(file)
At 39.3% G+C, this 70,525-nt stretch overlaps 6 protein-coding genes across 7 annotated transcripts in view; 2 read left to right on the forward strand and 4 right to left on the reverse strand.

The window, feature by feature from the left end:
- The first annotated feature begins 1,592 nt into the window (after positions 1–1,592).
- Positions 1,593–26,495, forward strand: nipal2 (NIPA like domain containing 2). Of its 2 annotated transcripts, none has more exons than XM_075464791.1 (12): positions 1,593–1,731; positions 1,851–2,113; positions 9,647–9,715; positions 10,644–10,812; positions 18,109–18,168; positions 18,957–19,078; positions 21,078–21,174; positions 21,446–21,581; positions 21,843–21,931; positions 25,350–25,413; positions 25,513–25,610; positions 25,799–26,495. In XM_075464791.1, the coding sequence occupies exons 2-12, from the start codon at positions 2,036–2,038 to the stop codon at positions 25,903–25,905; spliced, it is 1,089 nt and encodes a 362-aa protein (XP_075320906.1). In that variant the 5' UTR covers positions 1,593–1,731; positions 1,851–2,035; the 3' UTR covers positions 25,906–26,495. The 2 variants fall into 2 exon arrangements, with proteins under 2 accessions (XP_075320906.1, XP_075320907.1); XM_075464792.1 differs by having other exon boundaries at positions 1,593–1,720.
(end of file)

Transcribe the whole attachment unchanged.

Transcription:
At 39.3% G+C, this 70,525-nt stretch overlaps 6 protein-coding genes across 7 annotated transcripts in view; 2 read left to right on the forward strand and 4 right to left on the reverse strand.

The window, feature by feature from the left end:
- The first annotated feature begins 1,592 nt into the window (after positions 1–1,592).
- Positions 1,593–26,495, forward strand: nipal2 (NIPA like domain containing 2). Of its 2 annotated transcripts, none has more exons than XM_075464791.1 (12): positions 1,593–1,731; positions 1,851–2,113; positions 9,647–9,715; positions 10,644–10,812; positions 18,109–18,168; positions 18,957–19,078; positions 21,078–21,174; positions 21,446–21,581; positions 21,843–21,931; positions 25,350–25,413; positions 25,513–25,610; positions 25,799–26,495. In XM_075464791.1, the coding sequence occupies exons 2-12, from the start codon at positions 2,036–2,038 to the stop codon at positions 25,903–25,905; spliced, it is 1,089 nt and encodes a 362-aa protein (XP_075320906.1). In that variant the 5' UTR covers positions 1,593–1,731; positions 1,851–2,035; the 3' UTR covers positions 25,906–26,495. The 2 variants fall into 2 exon arrangements, with proteins under 2 accessions (XP_075320906.1, XP_075320907.1); XM_075464792.1 differs by having other exon boundaries at positions 1,593–1,720.